The mycelial suspension was prepared as previously described by Babič and Pavko . The shaken cultures were prepared by inoculating 100 mL of the basal culture medium  with 5% (v/v) of the mycelial suspension. Glucose, ammonium tartrate and Polysorbate 80 concentrations in the basal culture medium were varied as shown in Table 1. The fungus was incubated on a RVI-403 rotary shaker (Tehtnica, Železniki, Slovenia) at 30 °C at a constant agitation of 150 rpm. Aliquots of the liquid culture were collected for determination of extracellular Lac and MnP activities. As well as in the design of experiments in which the central point is repeated, the other experiments were performed in triplicate and consequently with high reliability.
3.3. Enzyme Activity
Laccase (Lac) activity was measured by monitoring the oxidation of a 5 mM solution of 2,2′-azino-bis(3-ethylbenzothiozoline-6-sulfonic acid) (ABTS) as the increase in absorbance at 420 nm , and manganese peroxidase (MnP) activity by monitoring the oxidation of 20 mM solution of 2,6-dimethoxyphenol (DMP) as the increase in absorbance at 469 nm . One unit of enzyme activity was defined as the amount of the enzyme oxidizing 1 μmol of the corresponding substrate per minute. All spectrophotometric measurements were carried out using a Perkin Elmer spectrophotometer, type Lambda 25 (USA). The substrates for the Lac and MnP activity assays were both purchased from Sigma (USA).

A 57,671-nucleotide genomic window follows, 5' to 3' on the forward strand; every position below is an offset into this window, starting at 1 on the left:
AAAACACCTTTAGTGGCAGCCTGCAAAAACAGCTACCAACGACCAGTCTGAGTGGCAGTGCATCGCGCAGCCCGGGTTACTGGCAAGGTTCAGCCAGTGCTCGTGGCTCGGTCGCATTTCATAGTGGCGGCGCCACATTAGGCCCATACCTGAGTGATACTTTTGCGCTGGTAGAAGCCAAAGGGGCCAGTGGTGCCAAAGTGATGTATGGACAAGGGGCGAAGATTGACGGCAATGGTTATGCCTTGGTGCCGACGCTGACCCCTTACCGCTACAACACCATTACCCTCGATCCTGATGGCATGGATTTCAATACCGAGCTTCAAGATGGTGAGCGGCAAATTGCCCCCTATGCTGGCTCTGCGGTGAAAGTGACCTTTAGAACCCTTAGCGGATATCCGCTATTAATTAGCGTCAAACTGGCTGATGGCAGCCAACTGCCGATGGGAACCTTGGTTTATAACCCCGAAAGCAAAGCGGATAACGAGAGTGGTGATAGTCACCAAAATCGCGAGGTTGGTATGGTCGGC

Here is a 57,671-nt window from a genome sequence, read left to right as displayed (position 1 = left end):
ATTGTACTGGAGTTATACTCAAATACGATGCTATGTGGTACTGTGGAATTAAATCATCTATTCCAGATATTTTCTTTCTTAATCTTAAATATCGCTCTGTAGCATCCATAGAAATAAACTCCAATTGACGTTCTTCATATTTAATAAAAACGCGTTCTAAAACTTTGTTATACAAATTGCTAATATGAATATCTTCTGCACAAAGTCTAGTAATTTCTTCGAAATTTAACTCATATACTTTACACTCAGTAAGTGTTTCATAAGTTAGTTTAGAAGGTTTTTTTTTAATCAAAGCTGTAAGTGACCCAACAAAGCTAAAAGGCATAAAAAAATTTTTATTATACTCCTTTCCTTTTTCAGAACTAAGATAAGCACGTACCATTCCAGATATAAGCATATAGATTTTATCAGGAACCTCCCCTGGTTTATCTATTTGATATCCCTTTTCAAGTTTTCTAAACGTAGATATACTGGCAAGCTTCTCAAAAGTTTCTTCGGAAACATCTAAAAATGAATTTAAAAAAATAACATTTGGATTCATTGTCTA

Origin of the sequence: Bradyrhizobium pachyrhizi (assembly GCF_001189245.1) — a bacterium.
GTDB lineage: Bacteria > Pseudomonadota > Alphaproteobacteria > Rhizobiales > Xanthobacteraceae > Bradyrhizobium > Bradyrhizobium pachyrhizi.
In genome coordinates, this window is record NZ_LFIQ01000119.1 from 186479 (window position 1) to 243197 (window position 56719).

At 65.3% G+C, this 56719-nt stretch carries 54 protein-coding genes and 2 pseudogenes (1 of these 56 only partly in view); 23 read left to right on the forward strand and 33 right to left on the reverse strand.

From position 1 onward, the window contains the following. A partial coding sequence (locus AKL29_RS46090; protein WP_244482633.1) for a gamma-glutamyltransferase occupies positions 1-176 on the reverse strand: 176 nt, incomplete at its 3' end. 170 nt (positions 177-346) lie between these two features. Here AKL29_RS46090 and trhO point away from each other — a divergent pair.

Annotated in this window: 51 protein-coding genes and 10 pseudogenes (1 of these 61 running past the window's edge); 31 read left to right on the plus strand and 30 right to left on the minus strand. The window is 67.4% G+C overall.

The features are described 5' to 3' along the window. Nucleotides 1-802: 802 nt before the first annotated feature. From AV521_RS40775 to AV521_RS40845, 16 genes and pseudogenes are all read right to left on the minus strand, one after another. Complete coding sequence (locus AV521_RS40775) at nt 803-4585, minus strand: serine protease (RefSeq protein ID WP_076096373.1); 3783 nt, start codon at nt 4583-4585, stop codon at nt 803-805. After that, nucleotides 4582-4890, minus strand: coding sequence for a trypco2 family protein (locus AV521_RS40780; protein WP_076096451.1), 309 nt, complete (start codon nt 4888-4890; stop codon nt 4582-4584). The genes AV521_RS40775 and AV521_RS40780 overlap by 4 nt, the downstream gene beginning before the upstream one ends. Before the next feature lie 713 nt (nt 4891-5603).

3.4. Response Surface Methodology
To optimize the medium composition with regard to Lac and MnP activity and their productivity, surface response methodology for enzyme activity and productivity was utilized. Central composite design (CCD) (orthogonal) was used applying full factorial, the inscribed type of design, and no limitations of the maximal block size. Although CCD is a really useful approach for the optimization of enzyme production processes it cannot always be successfully applied using fungi; to overcome this possible problem we repeated in triplicate the experiment of the CCD. Modelling, sensitivity analysis and optimization was performed with Matlab R2011a software. The coded values in the central composite design matrix were transformed into real values using minimal and maximal concentration values of 1.0 g L−1 and 10.0 g L−1 for glucose, 0.1 g L−1 and 2.0 g L−1 for ammonium tartrate, and 0.1 g L−1 and 1.0 g L−1 for Polysorbate 80, the real values being presented in Table 1. A schematic diagram of the RSM procedure is laid out in Figure 10, its main steps being response surface design, experiment, modelling, sensitivity analysis, optimization and verification [8–14].